I clicked the call button and waited for the line to connect.
Eventually she answered.
"Hello", I said.
The line crackled.
"Hello", I repeated. "Can you hear me?"
"Who is this?" she enquired.
"What do you mean, who is it?" I responded, surprised.
"Oh". Her disappointment was obvious. "It's you."
How many of us have experienced this with our parents?
They go through a difficult period; it triggers an event in the past that leads them to blame you for everything going wrong in their life.
With my mom, it's the fact that I don't live within walking distance from her. With every argument comes a reason why everyone would be better off if I were living closer.
This conversation repeats itself every few weeks, and becomes increasingly tough to deal with.
What's the trigger with you and your parents?
Let me share with you the coping mechanisms I have when she starts guilt-tripping me, and what you can learn from them:
1 – Notice the part you play
Arguments, experiences, discussions "“ there are two sides to them all. What's your part in this? When are you at fault and what can you do to change that?
I used to have a tendency to blame my mom for her anger and assume it was in her control. I realized that it is, but there are also certain things I can do to help her see the issue behind the insults she throws at me when she's angry.
So "“ what part do you play in the relationship that could change for the better?
2 "“ Exercise compassion
As the children of our parents, we exist within the parent-child relationship (that is, of adult and child). When we change this to an adult-adult relationships, we also see our parents as human beings.
They've had experiences, relationships, joys and disappointments all their own. They also had a life well before we came into the picture.
Recognising this gives us the capacity to see that they're human too, which means they make mistakes and are conditioned by their past.
And once we start showing compassion towards them, it becomes easier not to succumb to their guilt trips because you see the reason why they behave this way.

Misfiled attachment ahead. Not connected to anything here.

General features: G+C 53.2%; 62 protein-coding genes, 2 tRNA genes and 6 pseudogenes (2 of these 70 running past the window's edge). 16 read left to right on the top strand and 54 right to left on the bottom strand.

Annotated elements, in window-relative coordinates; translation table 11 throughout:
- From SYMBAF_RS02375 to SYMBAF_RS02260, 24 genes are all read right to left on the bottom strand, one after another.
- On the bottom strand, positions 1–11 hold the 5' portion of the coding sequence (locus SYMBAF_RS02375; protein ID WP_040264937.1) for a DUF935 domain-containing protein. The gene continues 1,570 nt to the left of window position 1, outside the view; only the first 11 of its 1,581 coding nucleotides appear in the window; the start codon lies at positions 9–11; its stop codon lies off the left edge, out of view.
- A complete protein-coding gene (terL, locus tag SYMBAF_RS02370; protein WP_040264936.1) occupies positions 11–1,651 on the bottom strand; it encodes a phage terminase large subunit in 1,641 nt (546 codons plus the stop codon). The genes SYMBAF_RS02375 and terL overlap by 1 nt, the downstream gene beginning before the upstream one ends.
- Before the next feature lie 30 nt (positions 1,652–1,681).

3 "“ Don't make excuses for them
Compassion's a powerful skills to have, but don't be fooled into thinking their guilt trips are OK.
Often we over-sympathize with our parents, saying they can't help it or they don't have the tools that I do to deal with emotions maturely.
They know when they're hurting you. They know which buttons to push. Don't confuse compassion with the acceptance of hurt.
4 – Notice their patterns
When they give you guilt trips, what are they really asking for?
Do they do this when they want attention from you? Are they shouting abuse because they're feeling hurt themselves?
Noticing when this behavior occurs also means you can help change it.
If they ignore you to get your attention, don't give them the attention. They'll soon learn the healthier way to get your attention is to actually ask for it!
5 "“ Set your boundaries
Take control and be clear on what you're willing to tolerate.
You're responsible for your own mental health. So when they're upsetting you, communicate this to them and tell them what you will and won't tolerate. The more you communicate with them, the more opportunity you give them to treat you the way you want to be treated.
We only have one set of parents. Not all of us get a set that can handle conflict well.
So it's up to you to take the high road and shape the relationship positively, no matter how challenging it may be.
So give some of these methods a try. It could transform your relationship.
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